CitationDownload as .RIS
Emerald Group Publishing Limited
Copyright © 2011, Emerald Group Publishing Limited
In this issue
Article Type: In this issue From: Drugs and Alcohol Today, Volume 11, Issue 3
Policy discussions are led by Marcus Roberts with a preview of policy changes, including the radical redesign of the drug treatment landscape as we know it including the abolition of the National Treatment Agency, Primary Care Trusts and Strategic Health Authorities. In “The quiet revolution”, he cautiously welcomes the inclusion of drug and alcohol treatment into the wider public health agenda, but notes that expectations of continuing service provision have not been secured by any safeguards or ringfenced funding. Nor has it been made clear how the new arrangement will support the “recovery” agenda. Reviewing some of the sector’s achievements, Roberts suggests a constructive engagement built on close cooperation with other government agencies.
The impact of policy decisions is assessed in two papers on treatment looking, respectively, on gaps in drug and alcohol treatment for certain populations and the coming of Payments by Results.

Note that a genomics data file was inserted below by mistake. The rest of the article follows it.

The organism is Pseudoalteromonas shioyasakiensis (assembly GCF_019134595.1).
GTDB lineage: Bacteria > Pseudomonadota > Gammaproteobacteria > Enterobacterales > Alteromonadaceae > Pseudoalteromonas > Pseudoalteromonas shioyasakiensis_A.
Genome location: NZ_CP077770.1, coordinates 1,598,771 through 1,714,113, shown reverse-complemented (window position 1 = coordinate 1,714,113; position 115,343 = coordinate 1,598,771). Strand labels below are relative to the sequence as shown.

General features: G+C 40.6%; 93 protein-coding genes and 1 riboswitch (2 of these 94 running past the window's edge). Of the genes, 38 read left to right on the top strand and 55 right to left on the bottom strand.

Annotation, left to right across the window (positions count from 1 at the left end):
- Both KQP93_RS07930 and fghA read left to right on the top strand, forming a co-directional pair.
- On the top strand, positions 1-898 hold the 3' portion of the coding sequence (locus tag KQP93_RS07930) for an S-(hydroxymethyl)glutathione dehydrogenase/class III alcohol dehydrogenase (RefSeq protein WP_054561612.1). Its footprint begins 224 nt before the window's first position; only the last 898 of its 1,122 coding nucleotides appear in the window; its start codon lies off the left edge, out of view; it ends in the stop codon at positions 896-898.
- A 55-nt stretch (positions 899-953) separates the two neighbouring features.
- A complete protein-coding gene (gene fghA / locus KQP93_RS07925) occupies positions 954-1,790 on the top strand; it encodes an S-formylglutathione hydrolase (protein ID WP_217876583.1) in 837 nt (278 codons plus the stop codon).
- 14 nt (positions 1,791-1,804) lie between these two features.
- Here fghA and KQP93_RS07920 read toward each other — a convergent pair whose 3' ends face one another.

In “Providing drug and alcohol services to female offenders: exploring gender and geographical barriers”, Stephen Moore discusses the gaps in service provision for women offenders inside the criminal justice system in rural areas. The article documents how services are not meeting the needs of clients by not factoring in their roles as mothers and partners.
In another exploration of how policy changes are impacting on service providers Chris Fox, Kevin Albertson, Karen Williams and Mark Ellison calculates the costs and benefits of implementing an Alcohol Treatment Requirement (ATR) in Stockport. Using a Payment by Results approach to funding the paper “Estimating the costs and benefits of an Alcohol Treatment Requirement“ calculates that an ATR would need to achieve a 12 per cent reduction in re-offending to break-even.
Over the past two years, Fiona Measham, Karenza Moore and colleagues have researched into the use of different legal and illegal highs on the UK clubscene. The latest in a series of papers on emerging drug trends and co-authored with Jeanette Østergaard tracks the popularity of different powders following the scheduling of Mephedrone in April last year. So far mephedrone has not been replaced by any new legal (or illegal highs) but has simply been added to existing polydrug repertoires. Given the uncertainty among clubbers about the identity of different substances, their legal status, medical consequences both short and long-term, young people in the north west of England simply refer to any unidentified white powder as “Bubble”.